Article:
This is one of a series of letters from the public to someone special in their lives.
How do you thank someone who has been such an important and influential person in your life? I am only hoping these words and the sharing of wonderful memories will go some way in conveying my heartfelt gratitude for your love, support and presence.
You were so very good to us as children, offering wonderful holidays in your home in sunny Nelson. We would fly across to you from Wellington in the 1960s in a very noisy DC aeroplane, sucking furiously on sweets, and swallowing hard to stay the tortuous trip of earache. We did not seem to mind because we would be embarking on a big adventure when you picked us up at the airport in your fawn, soft-top Mini.
How we all managed to fit into your car I do not know. Hayley, Jamie, Steve and I piled into the back seat - you were about eight months pregnant with Campbell - and you still seemed to have so much time, energy, and enthusiasm for us kids.
We loved going with you to the fruit and vege stalls that were dotted around Atawhai. Being city kids this was a great amusement for us, as we had never experienced leaving money in an honesty box before. We would all pile into that little car, loaded up to the gunnels with pumpkins bigger than us, huge heads of cabbage and fruit, and sometimes I had the privilege of sitting in the front seat, holding the eggs, very gingerly, that were still warm from the local chook farm.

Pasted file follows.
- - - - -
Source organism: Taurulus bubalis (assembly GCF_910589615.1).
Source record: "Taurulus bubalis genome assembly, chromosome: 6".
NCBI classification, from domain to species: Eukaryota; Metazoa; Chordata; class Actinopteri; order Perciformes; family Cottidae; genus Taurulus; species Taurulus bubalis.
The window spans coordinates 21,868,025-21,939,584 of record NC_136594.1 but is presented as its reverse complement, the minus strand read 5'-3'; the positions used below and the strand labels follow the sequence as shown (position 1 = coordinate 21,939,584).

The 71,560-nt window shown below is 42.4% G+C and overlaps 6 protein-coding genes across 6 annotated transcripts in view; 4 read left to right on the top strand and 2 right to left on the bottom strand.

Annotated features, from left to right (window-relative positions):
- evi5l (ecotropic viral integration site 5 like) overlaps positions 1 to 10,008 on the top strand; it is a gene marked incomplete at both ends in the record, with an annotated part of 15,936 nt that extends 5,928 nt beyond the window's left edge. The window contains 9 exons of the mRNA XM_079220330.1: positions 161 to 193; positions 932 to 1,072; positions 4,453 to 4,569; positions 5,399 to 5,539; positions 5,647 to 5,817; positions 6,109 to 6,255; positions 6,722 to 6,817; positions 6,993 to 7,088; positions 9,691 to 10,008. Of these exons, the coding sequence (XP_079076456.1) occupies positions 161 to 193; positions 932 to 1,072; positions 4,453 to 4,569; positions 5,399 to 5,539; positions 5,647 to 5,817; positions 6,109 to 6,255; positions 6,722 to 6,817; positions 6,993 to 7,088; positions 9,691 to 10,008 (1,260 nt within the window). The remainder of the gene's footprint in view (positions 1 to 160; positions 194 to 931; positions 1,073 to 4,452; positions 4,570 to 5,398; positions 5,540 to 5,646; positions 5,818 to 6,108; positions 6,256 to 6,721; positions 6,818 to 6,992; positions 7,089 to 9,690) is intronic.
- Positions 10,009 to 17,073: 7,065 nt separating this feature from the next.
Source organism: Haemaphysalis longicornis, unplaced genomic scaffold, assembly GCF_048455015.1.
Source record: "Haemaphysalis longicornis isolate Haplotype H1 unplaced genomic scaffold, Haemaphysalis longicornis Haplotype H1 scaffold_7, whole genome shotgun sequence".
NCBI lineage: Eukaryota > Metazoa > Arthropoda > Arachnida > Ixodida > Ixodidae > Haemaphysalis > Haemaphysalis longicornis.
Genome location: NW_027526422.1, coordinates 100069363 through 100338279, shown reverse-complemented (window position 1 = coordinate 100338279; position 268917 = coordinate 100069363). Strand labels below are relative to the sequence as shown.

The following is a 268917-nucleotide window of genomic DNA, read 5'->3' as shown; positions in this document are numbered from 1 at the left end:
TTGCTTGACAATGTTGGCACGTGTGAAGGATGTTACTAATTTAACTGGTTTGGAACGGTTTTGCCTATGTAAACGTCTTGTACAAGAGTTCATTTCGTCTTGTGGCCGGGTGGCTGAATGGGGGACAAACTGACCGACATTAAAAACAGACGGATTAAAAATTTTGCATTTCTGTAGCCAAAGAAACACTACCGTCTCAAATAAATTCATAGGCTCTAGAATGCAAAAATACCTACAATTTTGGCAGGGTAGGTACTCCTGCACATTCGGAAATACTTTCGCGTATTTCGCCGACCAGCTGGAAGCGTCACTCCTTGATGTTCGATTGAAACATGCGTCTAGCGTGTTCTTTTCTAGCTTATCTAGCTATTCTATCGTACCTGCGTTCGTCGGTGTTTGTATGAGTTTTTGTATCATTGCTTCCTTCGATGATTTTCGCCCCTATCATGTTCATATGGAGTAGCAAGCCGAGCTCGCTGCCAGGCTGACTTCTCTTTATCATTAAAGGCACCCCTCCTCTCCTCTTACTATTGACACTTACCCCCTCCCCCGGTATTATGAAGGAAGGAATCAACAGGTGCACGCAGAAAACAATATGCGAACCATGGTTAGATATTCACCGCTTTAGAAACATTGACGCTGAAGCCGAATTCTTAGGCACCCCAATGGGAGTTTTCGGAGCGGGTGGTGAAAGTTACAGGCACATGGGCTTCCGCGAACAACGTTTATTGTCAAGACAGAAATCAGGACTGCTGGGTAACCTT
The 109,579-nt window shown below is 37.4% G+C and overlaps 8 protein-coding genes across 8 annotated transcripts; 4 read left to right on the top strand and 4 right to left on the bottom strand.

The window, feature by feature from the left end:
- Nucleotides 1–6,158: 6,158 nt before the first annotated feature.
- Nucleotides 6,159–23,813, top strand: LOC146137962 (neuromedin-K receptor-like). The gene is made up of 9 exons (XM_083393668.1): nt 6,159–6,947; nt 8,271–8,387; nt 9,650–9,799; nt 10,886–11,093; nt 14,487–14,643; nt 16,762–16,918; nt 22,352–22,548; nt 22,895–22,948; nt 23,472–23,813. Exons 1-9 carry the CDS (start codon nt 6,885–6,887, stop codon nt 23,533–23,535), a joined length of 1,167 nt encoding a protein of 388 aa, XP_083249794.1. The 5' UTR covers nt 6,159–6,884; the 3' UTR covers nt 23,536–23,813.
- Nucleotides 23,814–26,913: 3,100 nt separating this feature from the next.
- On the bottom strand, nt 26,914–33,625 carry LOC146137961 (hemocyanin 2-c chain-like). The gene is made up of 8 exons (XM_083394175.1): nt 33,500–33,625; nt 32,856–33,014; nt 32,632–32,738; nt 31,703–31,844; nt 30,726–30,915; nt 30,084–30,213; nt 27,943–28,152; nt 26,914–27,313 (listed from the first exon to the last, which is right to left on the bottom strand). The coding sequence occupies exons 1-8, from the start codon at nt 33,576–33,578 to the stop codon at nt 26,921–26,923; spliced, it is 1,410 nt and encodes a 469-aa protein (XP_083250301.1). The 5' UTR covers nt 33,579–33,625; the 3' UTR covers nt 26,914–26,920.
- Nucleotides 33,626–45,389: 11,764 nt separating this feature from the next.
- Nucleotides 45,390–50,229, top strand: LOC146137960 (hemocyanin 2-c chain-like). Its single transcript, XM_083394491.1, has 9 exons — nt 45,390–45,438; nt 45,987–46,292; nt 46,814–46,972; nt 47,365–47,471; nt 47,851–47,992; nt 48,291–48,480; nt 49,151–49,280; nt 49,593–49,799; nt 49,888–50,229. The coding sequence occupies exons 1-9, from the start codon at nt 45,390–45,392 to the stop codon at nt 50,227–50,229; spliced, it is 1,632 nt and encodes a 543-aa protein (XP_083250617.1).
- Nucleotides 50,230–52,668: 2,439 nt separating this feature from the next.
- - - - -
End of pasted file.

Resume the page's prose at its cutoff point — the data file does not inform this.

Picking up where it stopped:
I do remember how much time you spent cooking and baking for us, and to this day no-one can make a chicken curry like you do. Summer holidays were long and hot. Special treats like hokey pokey icecreams melted and ran down our arms and faces faster than we could eat them.
Your specialty was haircuts. Very short ones at that. You were an Edward Scissorhands with those electric shears. My lovely long pig tails disappeared in flash, to be replaced with a pudding bowl haircut. I did not mind this at all, as I hated spending hours having the knots combed out of my hair. I rather liked looking like a boy for a change.
At age 6, dress-ups were a favorite past-time of mine. Hayley and I would rummage through your frilly nighties and we would spend many hours playing at being a bride, and practising elaborate wedding ceremonies with Steve and Jamie being the reluctant groomsmen, while you filmed us with your 8-millimetre camera.
You encouraged us to toboggan down the hillside of tall dry grass at the back of your property on large pieces of cardboard. You even showed us how to sprinkle the hill lavishly with talcum powder, as that would make us go really fast.
Steve and I also loved the fishing expeditions that you organised, out on your boat with Uncle Ian. The snapper we caught were plentiful, and we had them for breakfast, lunch and dinner. They tasted even more delicious because we had caught them.
I admired your adventurous spirit.
At age 70 you travelled to India with me and several others. You were the consummate intrepid traveller, willing to try the bizarre and unusual.
To me, dear Aunty Maur, you will always be known for your love of children. For keeping us entertained for hours with wondrous stories that helped me appreciate the mystery that sits at the heart of life.
For being a very involved mother to your own children, and most favorite aunt to us.
With much love, Your niece
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